A template letter can be found here.

You can find out who your MP is and their email here.

Our recent article about The Acting Class and class inequality in the UK.

An Open Letter To Baroness Williams

We are working with The Equality Trust and Just Fair to use The Acting Class to help promote a campaign that urges the UK Government to implement the Socio-Economic Duty of the Equality Act 2010.

This provision requires public bodies to adopt effective and transparent policies to reduce the inequalities that result from socio-economic disadvantage. However although on the statute book, successive governments have failed to implement the Duty.

You can add pressure on the government to recognise socio-economic inequality in a meaningful way by writing to your MP and asking them to support the Early Day Motion 591 that calls on the government to bring the Socio-Economic Duty into effect. Our recent article about The Acting Class and class inequality in the UK.

of the Equality Act

Socio-Economic Duty

to implement the

campaign

#1ForEquality

It is by telling stories that a society talks to itself, finds out about itself and engages with the rest of the world. What kind of stories do we tell if only 10% of actors come from working class backgrounds?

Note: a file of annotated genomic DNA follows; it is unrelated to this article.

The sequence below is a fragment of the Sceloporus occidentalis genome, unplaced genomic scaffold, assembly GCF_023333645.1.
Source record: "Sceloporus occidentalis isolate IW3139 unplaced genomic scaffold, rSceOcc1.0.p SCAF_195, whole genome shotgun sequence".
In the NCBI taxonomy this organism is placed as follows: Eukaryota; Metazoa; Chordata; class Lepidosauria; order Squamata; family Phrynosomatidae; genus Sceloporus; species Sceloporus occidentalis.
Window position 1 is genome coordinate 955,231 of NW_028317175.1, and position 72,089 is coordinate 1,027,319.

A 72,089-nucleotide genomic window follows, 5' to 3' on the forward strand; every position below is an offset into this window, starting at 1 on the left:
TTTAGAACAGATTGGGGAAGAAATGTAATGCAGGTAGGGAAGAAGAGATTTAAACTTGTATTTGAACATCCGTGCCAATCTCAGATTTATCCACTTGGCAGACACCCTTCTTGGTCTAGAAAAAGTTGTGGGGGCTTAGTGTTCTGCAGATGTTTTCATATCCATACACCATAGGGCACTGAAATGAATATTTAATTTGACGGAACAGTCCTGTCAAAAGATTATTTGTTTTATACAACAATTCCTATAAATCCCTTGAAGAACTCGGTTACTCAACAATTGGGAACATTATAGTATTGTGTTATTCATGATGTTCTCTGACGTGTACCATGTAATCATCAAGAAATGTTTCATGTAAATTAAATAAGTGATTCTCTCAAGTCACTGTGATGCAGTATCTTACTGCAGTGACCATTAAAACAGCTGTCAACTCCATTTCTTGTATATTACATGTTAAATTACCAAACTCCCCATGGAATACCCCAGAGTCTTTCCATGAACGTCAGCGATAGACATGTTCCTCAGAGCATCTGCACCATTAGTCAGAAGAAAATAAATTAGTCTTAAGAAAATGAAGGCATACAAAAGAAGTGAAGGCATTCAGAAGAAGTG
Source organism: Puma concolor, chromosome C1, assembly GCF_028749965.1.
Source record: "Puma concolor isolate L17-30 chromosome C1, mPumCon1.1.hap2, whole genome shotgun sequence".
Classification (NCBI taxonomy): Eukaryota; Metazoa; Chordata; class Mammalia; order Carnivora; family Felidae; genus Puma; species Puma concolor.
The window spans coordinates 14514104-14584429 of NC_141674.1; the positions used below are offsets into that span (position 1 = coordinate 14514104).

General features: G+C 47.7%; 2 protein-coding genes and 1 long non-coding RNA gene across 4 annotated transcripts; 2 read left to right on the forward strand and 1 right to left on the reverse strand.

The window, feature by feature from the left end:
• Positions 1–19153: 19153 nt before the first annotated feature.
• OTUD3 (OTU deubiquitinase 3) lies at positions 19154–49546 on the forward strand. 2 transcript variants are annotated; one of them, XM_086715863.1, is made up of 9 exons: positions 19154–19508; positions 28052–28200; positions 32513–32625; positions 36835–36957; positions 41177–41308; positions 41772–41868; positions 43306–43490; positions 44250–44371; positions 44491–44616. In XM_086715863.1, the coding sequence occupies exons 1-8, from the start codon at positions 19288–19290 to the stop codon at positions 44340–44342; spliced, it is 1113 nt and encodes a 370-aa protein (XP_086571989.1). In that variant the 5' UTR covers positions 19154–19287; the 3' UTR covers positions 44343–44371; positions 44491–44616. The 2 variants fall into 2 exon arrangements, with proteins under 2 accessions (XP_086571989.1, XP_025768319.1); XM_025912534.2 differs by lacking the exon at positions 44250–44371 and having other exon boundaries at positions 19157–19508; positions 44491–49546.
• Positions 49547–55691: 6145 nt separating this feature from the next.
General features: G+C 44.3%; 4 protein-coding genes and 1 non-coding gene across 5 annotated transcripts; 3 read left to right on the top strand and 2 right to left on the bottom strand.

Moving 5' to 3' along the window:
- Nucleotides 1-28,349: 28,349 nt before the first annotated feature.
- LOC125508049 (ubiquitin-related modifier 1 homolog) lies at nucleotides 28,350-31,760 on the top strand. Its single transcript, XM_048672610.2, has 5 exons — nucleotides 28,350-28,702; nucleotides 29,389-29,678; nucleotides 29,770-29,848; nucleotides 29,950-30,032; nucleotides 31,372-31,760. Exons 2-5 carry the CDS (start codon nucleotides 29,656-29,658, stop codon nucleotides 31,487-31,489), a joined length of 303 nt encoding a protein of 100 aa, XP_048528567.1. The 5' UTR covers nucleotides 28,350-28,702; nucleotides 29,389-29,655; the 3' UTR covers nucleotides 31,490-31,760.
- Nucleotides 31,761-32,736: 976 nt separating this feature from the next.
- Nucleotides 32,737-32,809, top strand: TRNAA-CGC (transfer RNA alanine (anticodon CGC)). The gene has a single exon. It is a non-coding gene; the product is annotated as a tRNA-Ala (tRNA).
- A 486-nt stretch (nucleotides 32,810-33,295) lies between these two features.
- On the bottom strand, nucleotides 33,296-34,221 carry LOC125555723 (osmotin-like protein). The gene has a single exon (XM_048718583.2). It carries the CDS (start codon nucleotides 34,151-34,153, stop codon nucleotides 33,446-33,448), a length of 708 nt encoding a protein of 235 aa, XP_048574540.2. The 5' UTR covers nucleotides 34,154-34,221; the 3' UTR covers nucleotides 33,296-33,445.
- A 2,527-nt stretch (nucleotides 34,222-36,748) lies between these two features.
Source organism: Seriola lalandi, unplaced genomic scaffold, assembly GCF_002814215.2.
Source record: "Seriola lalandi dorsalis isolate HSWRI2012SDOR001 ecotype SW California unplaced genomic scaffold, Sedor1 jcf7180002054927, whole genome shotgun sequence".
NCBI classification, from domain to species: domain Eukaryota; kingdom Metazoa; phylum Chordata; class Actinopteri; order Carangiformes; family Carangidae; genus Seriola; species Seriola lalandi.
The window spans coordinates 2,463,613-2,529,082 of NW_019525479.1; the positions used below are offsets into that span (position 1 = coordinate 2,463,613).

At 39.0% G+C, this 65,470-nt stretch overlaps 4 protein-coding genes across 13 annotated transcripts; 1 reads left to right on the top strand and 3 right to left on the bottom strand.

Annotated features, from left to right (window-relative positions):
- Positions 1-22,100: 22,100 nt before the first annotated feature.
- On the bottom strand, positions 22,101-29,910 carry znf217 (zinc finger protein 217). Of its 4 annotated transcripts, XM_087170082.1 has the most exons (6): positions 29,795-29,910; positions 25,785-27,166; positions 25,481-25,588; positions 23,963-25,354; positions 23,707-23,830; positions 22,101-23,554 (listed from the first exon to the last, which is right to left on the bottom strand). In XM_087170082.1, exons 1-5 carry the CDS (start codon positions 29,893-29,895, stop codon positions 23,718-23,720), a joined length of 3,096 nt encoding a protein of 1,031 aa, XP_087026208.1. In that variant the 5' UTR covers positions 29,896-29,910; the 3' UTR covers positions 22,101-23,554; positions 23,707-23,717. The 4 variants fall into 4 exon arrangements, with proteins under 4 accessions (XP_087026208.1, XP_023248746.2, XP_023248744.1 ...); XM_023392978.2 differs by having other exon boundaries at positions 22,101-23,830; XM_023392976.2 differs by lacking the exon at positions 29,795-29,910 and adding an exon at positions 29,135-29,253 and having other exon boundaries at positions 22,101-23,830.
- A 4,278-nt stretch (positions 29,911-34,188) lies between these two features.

This film talks to struggling actors about the difficulties they face when they don’t have the resources to get in and get on in the industry. We follow actor Tom Stocks who had to twice turn down a place at the East 15 drama school because he could not afford the fees. Angered by this Tom set up Actor Awareness and the film documents his struggle to create opportunities for those outside the elite networks and raise awareness about class exclusion in the acting industry.

Actors Chris Eccleston, Julie Hesmondhalgh, Maxine Peake, Samuel West and others talk about why this situation should concern everyone and how things have got harder since they entered the industry. This is not a film about acting; it’s about the lack of working class representation on our stages and our screens. It’s a story of social inequality and how that impacts on the performing arts.